Akar welcomes Egypt's respect for Turkey's continental shelf
Egypt’s decision to respect Turkey’s continental shelf while carrying out seismic exploration in the Mediterranean Sea is an important development, we expect this approach to continue, Defense Minister Hulusi Akar said Saturday.
“This is a very important development and we expect this to continue,” Akar said, adding that Turkey and Egypt share historical, cultural, and common values.
He continued by signaling that the positive step may lead to “different developments” in the near future.
Akar and top military officials Saturday joined the Blue Homeland 2021 tactical exercise on the Oruç Reis off the Aegean Sea.
Recently, Greek media reported that Egypt’s announcement of holding a tender for hydrocarbon exploration in the Eastern Mediterranean by recognizing the EEZ demarcated by Turkey could be a sign of a possible agreement between Ankara and Cairo on the issue.
Greek daily Kathimerini said last weekend that in the eastern zone of the tender map, Egypt has paid attention to the continental shelf declared by Turkey to the United Nations after the agreement between Turkey and Libya in November 2019. The newspaper said that Cairo’s move could be interpreted as its reservation to get involved in the controversy about the Turkish-Greek continental shelf in the region, especially around Cyprus.
Kathimerini also said that even though this move would not lead to an immediate reconciliation, it indicates that Cairo has left the door open to Ankara for future talks.
In November 2019, Turkey and Libya signed a maritime delimitation deal that provided a legal framework to prevent any fait accompli by regional states. Accordingly, the attempts by the Greek government to appropriate huge parts of Libya’s continental shelf, when a political crisis hit the North African country in 2011, were averted.
The agreement also confirmed that Turkey and Libya are maritime neighbors. The delimitation starts from Fethiye-Marmaris-Kaş on Turkey’s southwestern coast and extends to the Derna-Tobruk-Bordia coastline of Libya.
In response, Egypt and Greece signed an agreement in August 2020, designating an EEZ in the Eastern Mediterranean between the two countries.
Regarding Turkey’s relations with Greece, Akar said Turkey is in favor of resolving all issues through dialogue and good neighborly relations in line with international law.
“We are open to negotiations and hope that all peaceful ways and procedures are utilized in this regard,” he said, adding that it was crucial for the Greek side to give up their non-conciliatory stance and accept Turkish existence on the island of Cyprus.
The Eastern Mediterranean issue had been on top of Ankara and Athens’ agendas in 2020. The two countries have been at odds due to several issues. Turkey, which has the longest continental coastline in the Eastern Mediterranean, has rejected maritime boundary claims made by Greece and the Greek Cypriot administration. It has stressed that these excessive claims violate the sovereign rights of both Turkey and the Turkish Republic of Northern Cyprus (TRNC). Instead of opting to solve problems with Turkey through dialogue, Greece has, on several occasions, refused to sit at the negotiation table and opted to rally the European Union to take a tougher stance against Ankara.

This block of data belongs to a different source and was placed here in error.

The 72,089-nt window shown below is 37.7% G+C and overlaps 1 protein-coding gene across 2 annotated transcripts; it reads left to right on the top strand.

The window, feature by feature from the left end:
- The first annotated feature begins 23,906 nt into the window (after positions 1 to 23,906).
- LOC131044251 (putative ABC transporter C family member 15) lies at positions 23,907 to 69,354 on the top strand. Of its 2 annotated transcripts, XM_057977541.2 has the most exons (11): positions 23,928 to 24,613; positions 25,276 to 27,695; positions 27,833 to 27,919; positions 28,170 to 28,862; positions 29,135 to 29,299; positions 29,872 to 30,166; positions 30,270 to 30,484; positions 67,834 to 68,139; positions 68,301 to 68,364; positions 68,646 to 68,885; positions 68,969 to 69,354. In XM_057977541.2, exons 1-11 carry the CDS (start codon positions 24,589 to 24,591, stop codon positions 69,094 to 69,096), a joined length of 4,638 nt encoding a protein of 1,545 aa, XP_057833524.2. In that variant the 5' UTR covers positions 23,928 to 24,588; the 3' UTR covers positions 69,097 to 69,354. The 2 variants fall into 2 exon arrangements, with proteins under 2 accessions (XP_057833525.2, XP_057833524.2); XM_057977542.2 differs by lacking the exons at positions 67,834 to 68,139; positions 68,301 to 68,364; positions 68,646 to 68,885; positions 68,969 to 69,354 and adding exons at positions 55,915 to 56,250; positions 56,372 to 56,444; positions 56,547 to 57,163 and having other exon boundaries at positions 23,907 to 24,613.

In January, Turkey and Greece launched the first direct exploratory talks in nearly five years to address their disputes related to sovereignty rights in the Eastern Mediterranean. That meeting in Istanbul, the 61st round, lasted only a few hours but both sides said that they had agreed to meet again in Athens.
Akar also pointed out that countries carry out various exercises under international law to develop their armed forces, test their systems, and increase the skills of their personnel.
“Our Blue Homeland 2021 tactical exercise is an exercise carried out entirely within the framework of international law, to increase our experience, knowledge, and skills,” he said.
He also said the Turkish land, naval, and air forces along with Gendarmerie General Command and Coast Guard elements participated in the exercise.
“At the same time with the drill, we simultaneously continue our other national, international, and NATO missions with the same determination,” Akar noted.
He added: “In a period of rising risks, threats, and dangers, NATO solidarity has become even more important. In this regard, we have a very constructive, planned, and programmed relationship within NATO.”